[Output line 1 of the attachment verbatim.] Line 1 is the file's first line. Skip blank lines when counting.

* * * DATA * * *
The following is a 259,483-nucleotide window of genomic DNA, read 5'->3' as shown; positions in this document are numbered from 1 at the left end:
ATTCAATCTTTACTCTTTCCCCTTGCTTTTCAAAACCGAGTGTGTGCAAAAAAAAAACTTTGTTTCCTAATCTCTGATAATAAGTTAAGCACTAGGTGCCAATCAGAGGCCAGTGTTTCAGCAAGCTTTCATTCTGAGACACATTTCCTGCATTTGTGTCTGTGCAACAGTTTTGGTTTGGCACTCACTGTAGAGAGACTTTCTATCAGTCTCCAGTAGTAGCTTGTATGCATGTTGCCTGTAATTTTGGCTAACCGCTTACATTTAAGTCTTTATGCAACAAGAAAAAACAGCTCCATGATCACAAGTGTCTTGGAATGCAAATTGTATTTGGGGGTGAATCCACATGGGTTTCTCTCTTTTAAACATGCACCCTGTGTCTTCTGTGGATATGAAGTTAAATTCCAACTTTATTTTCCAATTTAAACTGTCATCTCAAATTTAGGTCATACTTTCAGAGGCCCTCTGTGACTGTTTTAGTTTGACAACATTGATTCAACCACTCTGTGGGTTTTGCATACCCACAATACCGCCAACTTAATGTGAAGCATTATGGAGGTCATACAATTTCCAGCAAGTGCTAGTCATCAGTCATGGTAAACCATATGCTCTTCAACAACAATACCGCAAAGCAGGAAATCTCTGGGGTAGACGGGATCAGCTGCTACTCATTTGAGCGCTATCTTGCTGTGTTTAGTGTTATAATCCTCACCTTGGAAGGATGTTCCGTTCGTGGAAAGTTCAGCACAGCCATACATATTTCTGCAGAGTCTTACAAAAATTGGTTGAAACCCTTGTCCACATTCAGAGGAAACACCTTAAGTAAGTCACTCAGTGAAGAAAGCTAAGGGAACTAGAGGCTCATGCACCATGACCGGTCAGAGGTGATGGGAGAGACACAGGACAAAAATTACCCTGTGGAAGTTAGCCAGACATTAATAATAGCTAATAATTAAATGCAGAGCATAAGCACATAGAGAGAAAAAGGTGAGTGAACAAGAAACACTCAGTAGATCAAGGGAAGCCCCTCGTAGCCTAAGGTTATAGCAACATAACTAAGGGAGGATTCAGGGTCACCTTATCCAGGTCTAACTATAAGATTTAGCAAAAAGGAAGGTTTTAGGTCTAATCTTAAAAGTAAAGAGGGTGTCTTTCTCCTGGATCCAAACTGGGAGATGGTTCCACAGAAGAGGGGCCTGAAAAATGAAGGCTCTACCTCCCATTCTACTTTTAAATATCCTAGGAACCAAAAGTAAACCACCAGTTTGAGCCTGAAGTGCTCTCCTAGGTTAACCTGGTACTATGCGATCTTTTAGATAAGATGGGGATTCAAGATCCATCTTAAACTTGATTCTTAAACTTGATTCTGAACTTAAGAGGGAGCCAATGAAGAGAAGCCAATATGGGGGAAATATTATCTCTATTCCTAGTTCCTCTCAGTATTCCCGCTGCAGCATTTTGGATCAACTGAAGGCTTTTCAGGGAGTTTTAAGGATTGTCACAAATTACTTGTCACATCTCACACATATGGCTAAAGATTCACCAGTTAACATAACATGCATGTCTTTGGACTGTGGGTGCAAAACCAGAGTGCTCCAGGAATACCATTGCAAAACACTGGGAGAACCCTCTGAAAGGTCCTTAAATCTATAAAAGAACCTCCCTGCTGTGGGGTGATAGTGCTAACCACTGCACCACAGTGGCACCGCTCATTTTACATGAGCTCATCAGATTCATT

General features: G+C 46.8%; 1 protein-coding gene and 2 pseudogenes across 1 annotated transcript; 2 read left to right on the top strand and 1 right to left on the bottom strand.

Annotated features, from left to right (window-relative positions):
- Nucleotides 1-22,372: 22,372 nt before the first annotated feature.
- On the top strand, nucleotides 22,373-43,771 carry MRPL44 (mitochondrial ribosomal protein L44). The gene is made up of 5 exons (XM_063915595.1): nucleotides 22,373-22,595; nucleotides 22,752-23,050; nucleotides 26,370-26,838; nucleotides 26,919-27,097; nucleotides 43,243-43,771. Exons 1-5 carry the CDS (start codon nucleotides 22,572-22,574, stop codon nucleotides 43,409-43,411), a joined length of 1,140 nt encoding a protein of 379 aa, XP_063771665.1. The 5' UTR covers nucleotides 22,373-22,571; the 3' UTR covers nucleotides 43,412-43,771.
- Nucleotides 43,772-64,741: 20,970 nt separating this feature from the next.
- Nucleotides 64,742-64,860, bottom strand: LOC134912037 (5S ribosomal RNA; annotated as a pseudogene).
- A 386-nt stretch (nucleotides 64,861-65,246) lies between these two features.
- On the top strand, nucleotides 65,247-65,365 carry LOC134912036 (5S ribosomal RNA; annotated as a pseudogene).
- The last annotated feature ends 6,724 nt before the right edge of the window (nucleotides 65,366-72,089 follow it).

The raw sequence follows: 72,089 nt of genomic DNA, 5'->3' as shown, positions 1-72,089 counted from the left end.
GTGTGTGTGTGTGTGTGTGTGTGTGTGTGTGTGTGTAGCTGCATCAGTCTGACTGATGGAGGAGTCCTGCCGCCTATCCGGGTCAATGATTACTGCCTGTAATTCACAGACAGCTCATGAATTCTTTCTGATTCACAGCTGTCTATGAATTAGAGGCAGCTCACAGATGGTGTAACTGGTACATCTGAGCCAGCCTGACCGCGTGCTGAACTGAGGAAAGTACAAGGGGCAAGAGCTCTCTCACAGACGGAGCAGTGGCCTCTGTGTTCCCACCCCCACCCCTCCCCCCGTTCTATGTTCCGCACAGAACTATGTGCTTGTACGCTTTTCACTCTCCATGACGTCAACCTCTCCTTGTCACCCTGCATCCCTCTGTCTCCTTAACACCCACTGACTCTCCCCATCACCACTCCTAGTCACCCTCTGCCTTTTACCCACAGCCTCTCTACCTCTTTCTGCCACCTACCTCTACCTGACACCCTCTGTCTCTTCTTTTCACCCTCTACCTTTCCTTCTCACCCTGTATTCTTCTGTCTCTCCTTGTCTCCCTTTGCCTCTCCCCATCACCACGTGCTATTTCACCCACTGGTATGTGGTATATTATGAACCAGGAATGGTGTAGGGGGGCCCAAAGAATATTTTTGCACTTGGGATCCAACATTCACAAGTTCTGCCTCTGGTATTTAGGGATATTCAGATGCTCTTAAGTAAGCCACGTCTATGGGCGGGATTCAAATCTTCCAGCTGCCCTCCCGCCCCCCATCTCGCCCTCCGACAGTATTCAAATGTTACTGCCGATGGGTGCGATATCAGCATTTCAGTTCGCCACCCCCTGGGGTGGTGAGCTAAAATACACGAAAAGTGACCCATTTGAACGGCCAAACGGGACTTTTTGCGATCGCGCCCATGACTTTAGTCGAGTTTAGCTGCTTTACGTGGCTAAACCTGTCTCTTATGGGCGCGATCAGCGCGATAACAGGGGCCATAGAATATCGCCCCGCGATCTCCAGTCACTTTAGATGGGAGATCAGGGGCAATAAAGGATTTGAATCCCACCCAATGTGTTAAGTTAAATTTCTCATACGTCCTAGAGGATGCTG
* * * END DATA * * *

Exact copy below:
The following is a 259,483-nucleotide window of genomic DNA, read 5'->3' as shown; positions in this document are numbered from 1 at the left end: